Technically, the 2011 Electronic Entertainment Expo doesn't begin until Tuesday, but as usual, Sunday and Monday have their own presentations and press conferences from companies looking to jump the gun a little bit. This morning was Microsoft's big presentation, and while there were no real surprises, there were still some crowd-pleasing announcements. And much to my delight, there were quite a few Kinect games showcased. In fact, Kinect was all over Microsoft's 2011 press conference.
There are plenty of games that are adding Kinect support, like Mass Effect 3's use of voice controlled squadmates (and the odd ability to speak the next line of dialogue in the conversation tree instead of selecting it with the controller) to Ghost Recon's motion-controlled weapon customization (which while it looked cool, seems ultimately useless).
But as for games using the Kinect fully, there were many, but few standouts. Ryse looks intriguing; It's set in ancient Rome, and there was Kinect-controlled sword and shield battles in the trailer. Then there was Fable: The Journey, which is a first-person Fable game where you cast spells against your enemies with hand gestures that looked really fun and cool. The Star Wars Kinect game was a little bit of a letdown (to me, anyway) as it appears to be set in the Clone Wars universe with slightly more realistic graphics. Swinging your lightsaber looks cool, but the guy demoing the game activated his weapon by actually saying "Lightsaber, on!" which was kind of awkward. What, they couldn't let you activate it with the flick of a wrist or something? The problem with all of these kinds of games are that while they look cool, you have to remember that they're all going to be on-rails shooters. Because while you can wave your arms around to cast spells or wield weapons, you can't actually move around your living room to move in the game. So what you're left with are a bunch of on-rails shooters with motion controls. We'll just have to wait and see how those end up playing when the games come out. (Or when I get a chance to play them on the show floor, hopefully!)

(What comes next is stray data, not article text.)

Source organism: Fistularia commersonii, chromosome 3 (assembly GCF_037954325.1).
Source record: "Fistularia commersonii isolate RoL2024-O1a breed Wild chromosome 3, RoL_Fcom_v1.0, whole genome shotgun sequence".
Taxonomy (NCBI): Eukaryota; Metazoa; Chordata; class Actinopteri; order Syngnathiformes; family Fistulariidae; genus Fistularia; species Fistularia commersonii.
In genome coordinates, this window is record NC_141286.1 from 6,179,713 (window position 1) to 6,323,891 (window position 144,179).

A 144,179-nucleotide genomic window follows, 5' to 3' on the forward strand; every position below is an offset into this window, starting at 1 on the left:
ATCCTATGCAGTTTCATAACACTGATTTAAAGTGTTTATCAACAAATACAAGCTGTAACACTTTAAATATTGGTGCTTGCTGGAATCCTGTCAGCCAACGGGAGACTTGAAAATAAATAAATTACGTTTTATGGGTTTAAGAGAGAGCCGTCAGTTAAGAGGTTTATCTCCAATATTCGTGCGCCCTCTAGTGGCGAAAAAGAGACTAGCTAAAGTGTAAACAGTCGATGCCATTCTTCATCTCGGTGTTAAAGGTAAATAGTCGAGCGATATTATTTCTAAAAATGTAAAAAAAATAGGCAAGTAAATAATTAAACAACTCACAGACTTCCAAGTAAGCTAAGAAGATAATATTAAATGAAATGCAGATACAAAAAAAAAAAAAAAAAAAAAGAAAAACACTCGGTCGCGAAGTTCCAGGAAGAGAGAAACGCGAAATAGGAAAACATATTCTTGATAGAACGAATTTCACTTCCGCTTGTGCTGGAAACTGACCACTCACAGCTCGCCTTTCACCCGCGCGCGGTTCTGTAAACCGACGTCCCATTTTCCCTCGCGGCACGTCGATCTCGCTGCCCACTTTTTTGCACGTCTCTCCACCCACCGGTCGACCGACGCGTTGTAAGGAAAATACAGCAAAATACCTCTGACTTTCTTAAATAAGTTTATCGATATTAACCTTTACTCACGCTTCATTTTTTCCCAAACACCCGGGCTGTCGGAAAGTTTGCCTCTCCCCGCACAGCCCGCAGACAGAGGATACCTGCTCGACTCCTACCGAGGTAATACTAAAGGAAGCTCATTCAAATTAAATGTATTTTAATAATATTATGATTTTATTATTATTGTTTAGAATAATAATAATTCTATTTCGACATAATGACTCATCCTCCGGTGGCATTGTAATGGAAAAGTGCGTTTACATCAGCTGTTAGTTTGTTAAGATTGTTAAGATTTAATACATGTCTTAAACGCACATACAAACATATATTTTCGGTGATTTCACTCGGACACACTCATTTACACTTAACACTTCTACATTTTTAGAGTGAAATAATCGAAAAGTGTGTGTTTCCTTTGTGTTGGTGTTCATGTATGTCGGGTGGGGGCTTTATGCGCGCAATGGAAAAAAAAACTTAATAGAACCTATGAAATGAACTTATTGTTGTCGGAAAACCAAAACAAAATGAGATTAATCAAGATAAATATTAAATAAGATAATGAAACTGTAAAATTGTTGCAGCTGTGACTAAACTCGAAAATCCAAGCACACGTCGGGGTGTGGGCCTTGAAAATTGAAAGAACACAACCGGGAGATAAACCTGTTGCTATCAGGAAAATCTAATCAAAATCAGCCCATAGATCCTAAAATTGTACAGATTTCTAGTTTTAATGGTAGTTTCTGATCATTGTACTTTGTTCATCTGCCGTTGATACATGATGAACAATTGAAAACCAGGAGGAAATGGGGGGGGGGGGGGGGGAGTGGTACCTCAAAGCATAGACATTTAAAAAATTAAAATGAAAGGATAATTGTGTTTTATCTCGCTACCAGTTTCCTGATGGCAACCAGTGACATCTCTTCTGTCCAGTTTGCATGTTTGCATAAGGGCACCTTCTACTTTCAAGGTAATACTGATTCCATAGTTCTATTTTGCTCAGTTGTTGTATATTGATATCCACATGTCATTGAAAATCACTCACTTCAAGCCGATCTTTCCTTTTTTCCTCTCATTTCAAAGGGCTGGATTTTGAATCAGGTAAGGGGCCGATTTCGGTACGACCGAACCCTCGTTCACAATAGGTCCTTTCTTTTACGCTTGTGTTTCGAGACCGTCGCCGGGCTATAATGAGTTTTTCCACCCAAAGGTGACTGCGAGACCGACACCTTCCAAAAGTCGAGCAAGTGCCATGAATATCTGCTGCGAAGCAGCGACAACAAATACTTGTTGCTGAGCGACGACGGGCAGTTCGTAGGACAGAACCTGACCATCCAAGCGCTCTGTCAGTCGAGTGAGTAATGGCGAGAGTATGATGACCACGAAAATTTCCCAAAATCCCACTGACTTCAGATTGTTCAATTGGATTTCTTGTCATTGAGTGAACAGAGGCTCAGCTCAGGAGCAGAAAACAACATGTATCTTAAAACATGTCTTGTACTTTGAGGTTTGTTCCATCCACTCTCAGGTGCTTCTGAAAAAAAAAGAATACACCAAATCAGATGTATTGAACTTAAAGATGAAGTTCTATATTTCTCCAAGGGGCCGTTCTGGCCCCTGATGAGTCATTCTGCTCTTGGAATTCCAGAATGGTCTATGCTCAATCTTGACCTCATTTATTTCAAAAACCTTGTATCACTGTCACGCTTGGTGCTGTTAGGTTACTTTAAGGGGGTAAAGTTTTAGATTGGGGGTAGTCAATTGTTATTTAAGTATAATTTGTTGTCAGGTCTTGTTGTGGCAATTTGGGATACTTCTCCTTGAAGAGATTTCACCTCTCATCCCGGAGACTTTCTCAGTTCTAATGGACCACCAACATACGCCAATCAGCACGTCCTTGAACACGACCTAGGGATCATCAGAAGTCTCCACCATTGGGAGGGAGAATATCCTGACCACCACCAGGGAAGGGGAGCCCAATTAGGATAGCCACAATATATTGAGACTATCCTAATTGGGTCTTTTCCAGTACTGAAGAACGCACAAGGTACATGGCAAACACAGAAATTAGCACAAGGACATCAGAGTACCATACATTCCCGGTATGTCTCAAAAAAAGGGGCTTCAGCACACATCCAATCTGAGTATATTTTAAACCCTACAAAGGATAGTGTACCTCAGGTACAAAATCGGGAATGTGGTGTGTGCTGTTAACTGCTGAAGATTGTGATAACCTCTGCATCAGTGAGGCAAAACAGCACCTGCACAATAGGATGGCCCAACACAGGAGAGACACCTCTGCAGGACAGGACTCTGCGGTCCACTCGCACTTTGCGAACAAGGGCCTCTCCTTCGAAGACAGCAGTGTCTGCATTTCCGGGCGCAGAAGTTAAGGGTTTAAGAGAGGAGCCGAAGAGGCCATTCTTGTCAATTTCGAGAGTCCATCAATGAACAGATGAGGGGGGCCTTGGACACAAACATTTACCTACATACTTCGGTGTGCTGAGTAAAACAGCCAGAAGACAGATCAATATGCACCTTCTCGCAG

There were also a couple of kids games that included a virtual Disneyland that you could explore and instead of rides, play mini-games, and a Sesame Street game that looks like another mini-game collection, but since it comes from the mind of Tim Shafer, could actually be a diamond in the rough of licensed properties. But again, these motion controls aren't doing anything we haven't seen before.
It's sad when the only Kinect game announced that I got more than a little bit excited about was Dance Central 2. And that was mostly because they announced they're going to let you import all your songs from DC1 and they're adding simultaneous multiplayer. The Kinect is a really amazing piece of technology, but I just feel like developers haven't really explored the possibilities. While I didn't see the "Milo" demonstration from Lionhead, that felt to me like the kind of creative use of the tech that could revolutionize things. Now all we're left with are a glut of exercise games and on-rails shooters. Where's the adventure game where you can reach out and touch and manipulate objects in real time? Where's the motion-controlled puzzle game like Picross 3D or something? I know I shouldn't judge until I've actually had a chance to play some of these games, but I can't help but feel a little disappointed.
I feel like it was very telling when Microsoft referred to them as "Kinect Experiences" instead of "Kinect Games."